Bhutan, the land of thunder dragons and happy people

Tripoto
8th Mar 2016
Photo of Bhutan, the land of thunder dragons and happy people by Snigdha Jaiswal

For all the places I have been, Bhutan easily makes it to top 5. Its beautiful, its green, its exotic and the air is so clean, it will feel unnatural. But the highlight is its relaxed pace, their connection with the traditional past and their empathy for nature.

I just don’t want to talk about how to get to Bhutan, which you can look up on the internet enough but also, what to look for there.

Photo of Bhutan, the land of thunder dragons and happy people 1/3 by Snigdha Jaiswal

First of all it’s a pretty inaccessible country. In order to conserve Bhutan’s environment and culture, the minimum fee a tourist must pay the government is $200 per day per person in the months of January, February, June, July, August and December which goes up to $250 March, April, May, September, October and November. Moreover if you travel solo, you will have to pay additional $40 per day. This makes it one of the most expensive places to travel in the world. However, this does not apply to Indian tourists though.

Photo of Bhutan, the land of thunder dragons and happy people 2/3 by Snigdha Jaiswal

To enter Bhutan, you can directly fly to Paro. The airport is one of most scenic and considered very tricky to land since its located in middle of mountains. Another option is to enter from India, most convenient for Indians for budget traveling. Take a flight to Bagdogra and a bus to Jaigaon, which is the border city to Bhutan. I would suggest reach Jaigaon by 12pm to get through comfortably.

Photo of Bhutan, the land of thunder dragons and happy people 3/3 by Snigdha Jaiswal
Bhutan Border at Phuentsholing
Day 1

You can enter their border city Phoentsholing to get a permit for Thimphu and Paro ONLY. Do note that the permit office is closed on Sunday and post IST4.30pm. You will need around 2-3 hours to get your permit to catch the last bus that leaves at 4pm to Thimphu. Both Indian Rupee and Bhutanese Ngultrum are accepted throughout the country.

Photo of Phuentsholing, Bhutan by Snigdha Jaiswal

Try to book a hotel in advance since you will reach Thimphu/Paro late if going by road and most of the towns close completely by 10pm. The rooms can start from Rs.600 which have the basic amenities. You may want to ask for a room heater if it gets too cold at night.

Thimphu from the hotel’s window

Photo of Thimphu, Bhutan by Snigdha Jaiswal
Day 2

Thimphu is a lovely town to explore. Most of it is easily accessible by walk. One of the must see places is Tashi Chhoe Dzong. Dzongs are distinctive types of fortress which in Bhutan is the center of administrative, military, religious and social centers of their respective districts. The grandeur and architecture is fabulous. Right next to it is the King’s palace. If you are lucky enough you may spot the king riding a bicycle on his way to monastery or playing football with the kids.

Tashi Chhoe Dzong at Thimphu

Photo of Tashi Choedzong, Chhagchhen Lam, Thimphu, Bhutan by Snigdha Jaiswal

Another popular tourist destination is Buddha Dordenma, which is a huge golden Buddha statue located high up the hills and could be seen from most of Thimphu. My most favorite would be Folk heritage museum which is located near the Dzong. I suggest you visit the museum to finish it by 5pm and take a seat in their restaurant. You can feast on traditional Bhutanese buffet paired with Dance and cultural programme in the evening. Its has been one of simplest and most exotic meals of my life. Don’t forget to get permits for other parts of Bhutan from the permit office in Thimphu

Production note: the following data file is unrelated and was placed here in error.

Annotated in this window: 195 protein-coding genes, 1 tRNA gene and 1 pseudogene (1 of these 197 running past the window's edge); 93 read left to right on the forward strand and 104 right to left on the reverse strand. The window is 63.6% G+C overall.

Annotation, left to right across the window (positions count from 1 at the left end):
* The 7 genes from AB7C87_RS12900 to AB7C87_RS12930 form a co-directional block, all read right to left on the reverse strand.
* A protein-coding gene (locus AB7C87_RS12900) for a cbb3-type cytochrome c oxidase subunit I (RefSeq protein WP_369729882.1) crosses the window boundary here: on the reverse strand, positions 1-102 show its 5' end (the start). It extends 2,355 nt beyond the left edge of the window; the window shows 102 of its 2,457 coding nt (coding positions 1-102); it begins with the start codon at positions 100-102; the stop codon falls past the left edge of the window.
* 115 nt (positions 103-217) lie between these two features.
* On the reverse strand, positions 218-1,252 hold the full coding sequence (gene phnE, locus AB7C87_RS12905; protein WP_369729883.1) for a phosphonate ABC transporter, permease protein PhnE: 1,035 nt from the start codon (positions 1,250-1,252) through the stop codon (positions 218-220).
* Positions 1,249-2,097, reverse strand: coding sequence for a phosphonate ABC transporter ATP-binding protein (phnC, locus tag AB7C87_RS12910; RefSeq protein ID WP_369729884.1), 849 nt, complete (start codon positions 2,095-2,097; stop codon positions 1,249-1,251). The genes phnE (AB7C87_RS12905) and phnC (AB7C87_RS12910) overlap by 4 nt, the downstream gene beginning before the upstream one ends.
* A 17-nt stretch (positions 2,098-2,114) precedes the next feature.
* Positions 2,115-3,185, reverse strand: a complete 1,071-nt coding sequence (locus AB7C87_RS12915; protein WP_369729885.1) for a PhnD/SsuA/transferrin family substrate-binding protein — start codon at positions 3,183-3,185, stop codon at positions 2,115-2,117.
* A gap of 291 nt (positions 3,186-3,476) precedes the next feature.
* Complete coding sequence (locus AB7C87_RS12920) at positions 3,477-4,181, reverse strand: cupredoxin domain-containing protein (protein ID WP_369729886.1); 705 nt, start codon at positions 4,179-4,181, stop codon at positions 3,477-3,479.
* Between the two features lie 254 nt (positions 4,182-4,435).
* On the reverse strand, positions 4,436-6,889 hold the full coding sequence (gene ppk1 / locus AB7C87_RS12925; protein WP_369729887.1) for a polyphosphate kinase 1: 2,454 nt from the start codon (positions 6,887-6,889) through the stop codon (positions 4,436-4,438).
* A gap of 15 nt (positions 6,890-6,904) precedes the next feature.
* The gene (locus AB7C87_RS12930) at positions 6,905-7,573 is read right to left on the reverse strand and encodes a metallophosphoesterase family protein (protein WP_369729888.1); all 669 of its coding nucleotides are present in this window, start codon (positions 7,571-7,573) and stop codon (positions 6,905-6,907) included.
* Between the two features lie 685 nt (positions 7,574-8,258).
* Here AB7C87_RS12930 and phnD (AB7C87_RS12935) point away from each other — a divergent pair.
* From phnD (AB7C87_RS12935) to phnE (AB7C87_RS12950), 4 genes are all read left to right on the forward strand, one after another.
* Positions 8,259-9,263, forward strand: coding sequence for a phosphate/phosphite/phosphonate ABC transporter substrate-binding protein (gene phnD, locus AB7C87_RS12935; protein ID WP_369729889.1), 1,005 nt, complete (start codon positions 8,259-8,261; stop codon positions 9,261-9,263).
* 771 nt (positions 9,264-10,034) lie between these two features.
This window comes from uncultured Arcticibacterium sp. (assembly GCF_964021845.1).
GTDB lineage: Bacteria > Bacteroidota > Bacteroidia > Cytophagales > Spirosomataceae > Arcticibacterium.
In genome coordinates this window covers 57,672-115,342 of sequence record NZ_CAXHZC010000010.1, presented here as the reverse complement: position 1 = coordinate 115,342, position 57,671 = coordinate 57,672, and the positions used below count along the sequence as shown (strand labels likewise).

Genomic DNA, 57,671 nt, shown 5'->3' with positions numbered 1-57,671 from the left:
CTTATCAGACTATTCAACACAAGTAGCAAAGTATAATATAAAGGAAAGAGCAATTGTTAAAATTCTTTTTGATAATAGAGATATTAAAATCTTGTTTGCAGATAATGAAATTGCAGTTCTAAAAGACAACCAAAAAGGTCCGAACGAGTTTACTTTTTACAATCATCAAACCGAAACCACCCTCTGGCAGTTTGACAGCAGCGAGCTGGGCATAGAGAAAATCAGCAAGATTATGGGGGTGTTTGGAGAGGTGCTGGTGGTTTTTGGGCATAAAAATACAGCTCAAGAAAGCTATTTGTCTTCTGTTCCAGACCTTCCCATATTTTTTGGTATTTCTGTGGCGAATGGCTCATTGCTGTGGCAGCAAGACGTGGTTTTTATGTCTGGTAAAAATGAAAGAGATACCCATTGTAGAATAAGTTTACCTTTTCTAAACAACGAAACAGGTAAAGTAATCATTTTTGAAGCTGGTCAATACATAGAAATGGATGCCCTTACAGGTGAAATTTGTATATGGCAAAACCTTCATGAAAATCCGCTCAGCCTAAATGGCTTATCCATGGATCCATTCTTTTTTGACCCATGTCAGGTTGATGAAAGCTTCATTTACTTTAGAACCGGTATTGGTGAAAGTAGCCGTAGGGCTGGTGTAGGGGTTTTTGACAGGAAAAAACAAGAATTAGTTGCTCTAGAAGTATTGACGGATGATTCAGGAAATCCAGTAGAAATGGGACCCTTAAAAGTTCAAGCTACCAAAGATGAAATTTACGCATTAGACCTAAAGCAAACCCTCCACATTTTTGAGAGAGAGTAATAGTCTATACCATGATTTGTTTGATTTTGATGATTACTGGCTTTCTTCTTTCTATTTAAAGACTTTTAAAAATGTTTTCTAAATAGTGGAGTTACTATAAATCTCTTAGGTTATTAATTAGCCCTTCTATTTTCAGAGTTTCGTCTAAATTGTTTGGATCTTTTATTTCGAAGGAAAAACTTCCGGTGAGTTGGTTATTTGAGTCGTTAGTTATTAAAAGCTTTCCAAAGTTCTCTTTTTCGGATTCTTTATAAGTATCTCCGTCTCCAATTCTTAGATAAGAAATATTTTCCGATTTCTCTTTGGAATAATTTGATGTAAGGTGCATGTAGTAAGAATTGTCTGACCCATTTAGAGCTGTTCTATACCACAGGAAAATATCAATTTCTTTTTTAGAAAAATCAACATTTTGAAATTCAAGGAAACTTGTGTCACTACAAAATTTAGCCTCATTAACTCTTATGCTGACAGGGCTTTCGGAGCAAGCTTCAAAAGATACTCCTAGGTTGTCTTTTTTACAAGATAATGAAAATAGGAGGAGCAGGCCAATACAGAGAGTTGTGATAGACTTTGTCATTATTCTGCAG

Statue of Buddha Dordenma

Photo of Buddha Dordenma, Thimphu, Bhutan by Snigdha Jaiswal
Day 3
Photo of National Library, Thimphu, Bhutan by Snigdha Jaiswal
Photo of National Library, Thimphu, Bhutan by Snigdha Jaiswal
Photo of National Library, Thimphu, Bhutan by Snigdha Jaiswal

The nightlife although is lowkey but not entirely absent. Karaoke is very popular in most of the clubs and bars. You can find this is all price range – from fancy to dingy. While Dzongkha is their local language, you will find ample of people talking, and in this case singing in Hindi and English. Bollywood has found its popularity with dragons as well.

Our co-passenger to Punakha

Photo of Bhutan, the land of thunder dragons and happy people by Snigdha Jaiswal

From Thimphu, we started for Punakha. It takes about 3 hours to reach Punakha. You can take either a bus or shared cab to reach this place which are both very affordable. You will also cross Dochula pass on your way. Take a halt and enjoy the place with beautiful scenery around.

Day 4

Dochula Pass en-route Punakha

Photo of Dochula, Thimphu-Punakha Highway, Dochula, Bhutan by Snigdha Jaiswal

Punakha is a small town in the middle of gorgeous valley. The main attraction of this town is the Dzong which is considered as one of the most picturesque Dzongs of all located at the confluence of the rivers Pho Chhu and Mo Chhu and is located at 2km from the village. I would suggest talking a walk for this.

Punakha Dzong

Photo of Punakha, Bhutan by Snigdha Jaiswal

From Punakha, you can take a day trip to Phobjika Valley. En-route, you will get a view of range of breath-taking mountain peaks and may able to enjoy freshly fallen snow if you visit before March. Although in case of snow fall, the routes also may get blocked to the valley so check with the local taxi guys before you depart.

Photo of Bhutan, the land of thunder dragons and happy people by Snigdha Jaiswal

View en-route Phobjikha Valley